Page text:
First impression on unpacking the Q702 test unit was the solid feel and clean, minimalist styling.
LaCie LaCinema Rugged HD multimedia player
LaCie's LaCinema Rugged HD is one of the pricier and more capable hard-drive-based portable digital media adapters on the market
- Lots of codecs supported, attractive design, excellent 1080p video playback
- Poor remote control, occasional file errors
The LaCie LaCinema Rugged HD is one of the pricier hard-drive-based portable digital media adapters on the market, but it's also one of the more capable.
Price$ 349.00 (AUD)
Buy now (Selling at 8 stores)
Note: pricing for this product is in US$.
LaCie's LaCinema Rugged HD is a hard drive that attaches to your PC's USB port, and it's a multimedia player that outputs the video, music, and images that you copy onto it to your TV via HDMI or composite/analog outputs. It's price (US$339) is above average for a hard drive-based portable digital media adapter, but it's also significantly better than average, with 1080p output and 500GB of capacity — enough for 100 DVDs' worth of video, even at 1080p if compressed properly.
Annoyingly, I ran into a snag with the LaCinema Rugged HD right off the bat thanks to its sub-standard remote control. Only a complete redesign will rescue the remote, which unfortunately achieves simplicity at the cost of reducing its ease of use. Pressing the Play button is the only way to drill down the menu tree from the main page, even though a four-way rocker button just beneath it could perform the same function — and does, except when you're in the main menu. Another problem: Because the rocker button steps through menu levels continuously, I repeatedly overshot my intended target. In contrast, the on-screen menu — though it lacks the preview function of WD's TV products — is easy to learn and use.
The LaCinema Rugged HD handles significantly more multimedia formats than does the non-HD LaCinema Rugged, including wave audio and WMV video files (such as WMV9 HD). Other supported codecs are MPEG-1, MPEG-2/HD, MPEG-4, XVID, H.264 HD, and VC-1 video, and MP3, MP4, OGG, and WMA audio. No Apple lossless or FLAC; sorry musicians. Regrettably, though the unit rendered a bitmap and .GIF image correctly, it refused to play one of my larger .JPG files and locked up trying to display a .PNG file. The unit also failed to display a standard H.264 version of Assault on Precinct 13 that I had on hand. Playback of other media was excellent, especially video at 1080p via the HDMI port.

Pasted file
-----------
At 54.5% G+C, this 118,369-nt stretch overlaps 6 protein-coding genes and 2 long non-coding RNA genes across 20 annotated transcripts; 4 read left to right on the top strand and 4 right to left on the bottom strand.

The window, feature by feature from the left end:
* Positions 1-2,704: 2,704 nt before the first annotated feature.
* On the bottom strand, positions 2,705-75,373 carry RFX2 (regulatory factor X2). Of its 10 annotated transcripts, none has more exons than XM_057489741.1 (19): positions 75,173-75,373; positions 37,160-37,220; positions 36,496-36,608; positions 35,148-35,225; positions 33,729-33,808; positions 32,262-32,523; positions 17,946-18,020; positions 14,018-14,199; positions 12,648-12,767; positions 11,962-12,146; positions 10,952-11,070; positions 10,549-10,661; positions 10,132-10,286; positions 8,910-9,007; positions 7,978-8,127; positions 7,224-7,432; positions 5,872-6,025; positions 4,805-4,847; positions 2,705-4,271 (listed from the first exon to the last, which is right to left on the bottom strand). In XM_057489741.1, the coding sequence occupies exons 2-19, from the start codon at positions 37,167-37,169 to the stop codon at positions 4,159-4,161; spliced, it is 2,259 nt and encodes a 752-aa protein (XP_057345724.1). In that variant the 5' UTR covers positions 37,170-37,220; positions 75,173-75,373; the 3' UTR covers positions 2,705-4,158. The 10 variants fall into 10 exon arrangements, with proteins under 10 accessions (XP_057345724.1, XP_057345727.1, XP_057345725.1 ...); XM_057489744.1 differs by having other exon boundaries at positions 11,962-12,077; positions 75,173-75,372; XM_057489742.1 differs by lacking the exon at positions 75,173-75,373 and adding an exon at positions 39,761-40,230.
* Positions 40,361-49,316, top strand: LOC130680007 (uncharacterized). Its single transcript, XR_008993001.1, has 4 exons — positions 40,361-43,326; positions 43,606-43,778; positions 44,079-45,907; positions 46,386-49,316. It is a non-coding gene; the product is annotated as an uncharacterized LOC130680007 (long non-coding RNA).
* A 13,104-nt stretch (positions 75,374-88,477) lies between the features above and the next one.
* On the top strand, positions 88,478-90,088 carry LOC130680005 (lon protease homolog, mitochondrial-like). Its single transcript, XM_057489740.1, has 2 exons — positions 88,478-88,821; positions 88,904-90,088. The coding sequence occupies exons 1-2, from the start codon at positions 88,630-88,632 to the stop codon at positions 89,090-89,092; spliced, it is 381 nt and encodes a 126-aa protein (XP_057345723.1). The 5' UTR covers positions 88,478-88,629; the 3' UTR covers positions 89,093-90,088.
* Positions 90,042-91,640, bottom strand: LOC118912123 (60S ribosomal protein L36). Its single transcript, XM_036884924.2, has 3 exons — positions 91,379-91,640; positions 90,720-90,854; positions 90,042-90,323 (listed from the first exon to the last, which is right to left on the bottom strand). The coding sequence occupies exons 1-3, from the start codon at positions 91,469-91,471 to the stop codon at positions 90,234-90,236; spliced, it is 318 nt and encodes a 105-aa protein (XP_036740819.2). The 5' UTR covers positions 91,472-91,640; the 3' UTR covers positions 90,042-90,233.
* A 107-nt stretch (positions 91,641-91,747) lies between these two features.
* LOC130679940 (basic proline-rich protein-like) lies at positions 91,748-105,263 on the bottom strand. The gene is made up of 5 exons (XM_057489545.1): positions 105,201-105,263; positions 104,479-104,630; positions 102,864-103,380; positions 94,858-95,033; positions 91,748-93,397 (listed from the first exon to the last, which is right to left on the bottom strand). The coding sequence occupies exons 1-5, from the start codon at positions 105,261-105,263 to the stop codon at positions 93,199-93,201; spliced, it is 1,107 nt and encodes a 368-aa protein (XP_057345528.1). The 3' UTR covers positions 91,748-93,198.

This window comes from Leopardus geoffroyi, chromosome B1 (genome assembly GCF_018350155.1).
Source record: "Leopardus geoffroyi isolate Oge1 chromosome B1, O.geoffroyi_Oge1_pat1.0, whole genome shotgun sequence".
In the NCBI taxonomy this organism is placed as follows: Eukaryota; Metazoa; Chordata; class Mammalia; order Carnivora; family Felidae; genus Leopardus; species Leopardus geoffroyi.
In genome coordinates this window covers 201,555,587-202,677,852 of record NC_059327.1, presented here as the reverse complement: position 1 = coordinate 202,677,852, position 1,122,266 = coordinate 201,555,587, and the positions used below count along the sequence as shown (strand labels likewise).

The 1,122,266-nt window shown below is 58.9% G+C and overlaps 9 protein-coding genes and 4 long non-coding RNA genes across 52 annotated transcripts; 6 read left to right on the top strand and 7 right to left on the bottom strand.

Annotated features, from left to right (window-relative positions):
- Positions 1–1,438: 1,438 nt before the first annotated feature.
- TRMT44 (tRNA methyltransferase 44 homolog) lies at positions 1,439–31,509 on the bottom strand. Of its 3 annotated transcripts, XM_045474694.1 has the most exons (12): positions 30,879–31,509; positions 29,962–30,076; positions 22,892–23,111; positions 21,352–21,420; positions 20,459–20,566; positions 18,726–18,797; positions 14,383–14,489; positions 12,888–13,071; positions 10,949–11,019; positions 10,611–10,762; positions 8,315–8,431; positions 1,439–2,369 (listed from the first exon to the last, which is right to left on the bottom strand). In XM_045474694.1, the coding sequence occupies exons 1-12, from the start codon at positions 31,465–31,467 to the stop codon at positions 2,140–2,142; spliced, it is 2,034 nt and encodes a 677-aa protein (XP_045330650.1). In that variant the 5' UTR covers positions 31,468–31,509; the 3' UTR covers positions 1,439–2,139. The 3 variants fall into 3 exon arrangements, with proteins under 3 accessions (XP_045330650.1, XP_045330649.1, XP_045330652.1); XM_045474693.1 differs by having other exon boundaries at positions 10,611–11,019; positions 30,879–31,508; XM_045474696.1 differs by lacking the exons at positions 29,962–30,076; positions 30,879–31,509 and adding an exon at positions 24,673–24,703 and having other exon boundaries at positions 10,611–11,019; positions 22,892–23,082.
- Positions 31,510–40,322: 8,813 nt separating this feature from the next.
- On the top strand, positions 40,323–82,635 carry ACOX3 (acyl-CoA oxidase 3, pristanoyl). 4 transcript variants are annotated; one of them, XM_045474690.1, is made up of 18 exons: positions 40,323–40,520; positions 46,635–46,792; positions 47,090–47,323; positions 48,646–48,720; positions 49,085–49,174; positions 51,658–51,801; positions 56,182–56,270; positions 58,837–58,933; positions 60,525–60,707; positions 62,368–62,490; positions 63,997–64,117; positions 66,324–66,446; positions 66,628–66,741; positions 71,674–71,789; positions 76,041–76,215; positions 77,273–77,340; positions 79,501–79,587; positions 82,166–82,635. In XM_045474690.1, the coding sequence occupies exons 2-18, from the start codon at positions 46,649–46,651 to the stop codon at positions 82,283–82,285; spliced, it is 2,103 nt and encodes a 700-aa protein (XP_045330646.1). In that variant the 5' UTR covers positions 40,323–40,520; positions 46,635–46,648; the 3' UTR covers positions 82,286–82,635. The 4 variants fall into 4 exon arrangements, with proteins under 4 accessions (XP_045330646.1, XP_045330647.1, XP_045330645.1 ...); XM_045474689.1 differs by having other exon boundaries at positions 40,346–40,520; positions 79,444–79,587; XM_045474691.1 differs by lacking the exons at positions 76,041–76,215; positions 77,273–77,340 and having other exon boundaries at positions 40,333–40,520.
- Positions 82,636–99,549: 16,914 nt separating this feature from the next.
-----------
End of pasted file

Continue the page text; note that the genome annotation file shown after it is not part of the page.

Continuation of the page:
The LaCie Rugged HD is an international product. The AC adapter comes with three changeable prongs. The case is handsomely rendered in black plastic with a wraparound rubberised strip. Rubber shock absorbers inside the case provide further resistance to damage from falls, though you should still handle it (and any other hard drive) with care.
It's nice to see that LaCie has beefed up its codec support with the HD version of the LaCinema Rugged. The drive still needs some tweaking, but it's now a roadworthy, handsome device with presentation-quality output. Now if only LaCie would do something about the pitiful remote.
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GGG Evaluation Team
For work use, Microsoft Word and Excel programs pre-installed on the device are adequate for preparing short documents.
The Fujitsu LifeBook UH574 allowed for great mobility without being obnoxiously heavy or clunky. Its twelve hours of battery life did not disappoint.
The screen was particularly good. It is bright and visible from most angles, however heat is an issue, particularly around the Windows button on the front, and on the back where the battery housing is located.
My first impression after unboxing the Q702 is that it is a nice looking unit. Styling is somewhat minimalist but very effective. The tablet part, once detached, has a nice weight, and no buttons or switches are located in awkward or intrusive positions.
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